Fastest pawn quiet move generation I was able to come with

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syzygy
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Re: Fastest pawn quiet move generation I was able to come wi

Post by syzygy » Sun Jun 11, 2017 11:54 am

mar wrote:
hgm wrote:I can add that I have seen cases where deleting unreachable code caused a slowdown of nearly 15% (in qperft). The assembly for the reachable code looked identical in both cases. I don't know if modern CPUs still can exhibit such a paradoxical behavior.
This is interesting, I recently experienced something similar I can't explain (yet the code is different):
Remove one byte and a million things will change in the way the various caches interact, and some of these interactions can make a big difference. It does not have to be the code you changed that becomes faster or slower; the slowdown could happen in an entirely unrelated part of the program.

So in the end you just need to rely on your own judgement. If there is no sound explanation for a speedup or slowdown at the level that you can influence (i.e. at the C/C++ level), then just ignore it.

syzygy
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Re: Fastest pawn quiet move generation I was able to come wi

Post by syzygy » Sun Jun 11, 2017 12:10 pm

cdani wrote:The test are with a little more of 710,000 fen positions of any phase of the game, generating the moves 100 times for each position.
But then you do not properly test the impact of your unrolled code on the cpu cache and branch prediction buffer. A faster perft does not necessarily mean a faster search, here.

In fact, by repeating the move generation 100 times for each position, you are also "cheating" the branch prediction logic. So it is not even clear that your perft speeds up here.

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cdani
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Re: Fastest pawn quiet move generation I was able to come wi

Post by cdani » Sun Jun 11, 2017 1:30 pm

syzygy wrote:
cdani wrote:The test are with a little more of 710,000 fen positions of any phase of the game, generating the moves 100 times for each position.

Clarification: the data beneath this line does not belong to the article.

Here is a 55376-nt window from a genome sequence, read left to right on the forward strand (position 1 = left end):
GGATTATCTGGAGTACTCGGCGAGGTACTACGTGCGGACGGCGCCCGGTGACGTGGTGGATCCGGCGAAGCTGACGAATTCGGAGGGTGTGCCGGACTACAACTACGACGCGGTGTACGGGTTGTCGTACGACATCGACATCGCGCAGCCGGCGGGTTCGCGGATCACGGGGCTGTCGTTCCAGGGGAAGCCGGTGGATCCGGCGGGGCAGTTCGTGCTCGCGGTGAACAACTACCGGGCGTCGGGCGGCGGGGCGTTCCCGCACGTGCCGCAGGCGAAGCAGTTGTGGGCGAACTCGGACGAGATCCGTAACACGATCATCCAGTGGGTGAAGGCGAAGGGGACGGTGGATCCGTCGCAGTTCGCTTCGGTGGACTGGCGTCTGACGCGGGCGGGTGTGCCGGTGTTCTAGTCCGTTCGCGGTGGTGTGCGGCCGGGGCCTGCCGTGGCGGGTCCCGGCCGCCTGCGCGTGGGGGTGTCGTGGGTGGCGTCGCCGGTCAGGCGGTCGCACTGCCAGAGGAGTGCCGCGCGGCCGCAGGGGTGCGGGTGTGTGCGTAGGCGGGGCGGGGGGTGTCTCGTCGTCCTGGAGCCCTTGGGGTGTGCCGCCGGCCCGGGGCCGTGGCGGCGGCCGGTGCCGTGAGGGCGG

But then you do not properly test the impact of your unrolled code on the cpu cache and branch prediction buffer. A faster perft does not necessarily mean a faster search, here.

In fact, by repeating the move generation 100 times for each position, you are also "cheating" the branch prediction logic. So it is not even clear that your perft speeds up here.
Sure. But I generate the moves not 100 times for the same position, but one time for each 710000 positions, and then again, and then again, 100 times.

Playing games should be impossible to see any meaningful win.

I suppose I will try to retest doing a search to some depth, to obtain something better.

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Re: Fastest pawn quiet move generation I was able to come wi

Post by Sven » Sun Jun 11, 2017 2:37 pm

cdani wrote:
syzygy wrote:
cdani wrote:The test are with a little more of 710,000 fen positions of any phase of the game, generating the moves 100 times for each position.
But then you do not properly test the impact of your unrolled code on the cpu cache and branch prediction buffer. A faster perft does not necessarily mean a faster search, here.

In fact, by repeating the move generation 100 times for each position, you are also "cheating" the branch prediction logic. So it is not even clear that your perft speeds up here.
Sure. But I generate the moves not 100 times for the same position, but one time for each 710000 positions, and then again, and then again, 100 times.

Playing games should be impossible to see any meaningful win.

I suppose I will try to retest doing a search to some depth, to obtain something better.
The last sentence is what I would have proposed as well: measure search speed. Maybe searching to a very low depth (4?) with 10000 positions could already be sufficient so that the measurement does not take too long.

syzygy
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Re: Fastest pawn quiet move generation I was able to come wi

Post by syzygy » Sun Jun 11, 2017 3:06 pm

Sven Schüle wrote:The last sentence is what I would have proposed as well: measure search speed. Maybe searching to a very low depth (4?) with 10000 positions could already be sufficient so that the measurement does not take too long.
I would reduce the number of positions and increase the depth. (As long as the test positions are reasonably representative of the various stages of the game, I don't see why more would be necessary to test speed.)

To get reliable timings on Linux, first use the cpupower command to set the cpufreq governor to performance (instead of powersave). And make sure firefox is not running (e.g. by suspending it).

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Kotlov
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Re: Fastest pawn quiet move generation I was able to come wi

Post by Kotlov » Sun Jun 11, 2017 7:08 pm

cdani wrote: So there is no doubt that the fastest one is the first. I thought than the 4th could be the fastest but was not the case. Maybe is Visual studio that is not optimizing very well.
Use macros (#define), it really fast.

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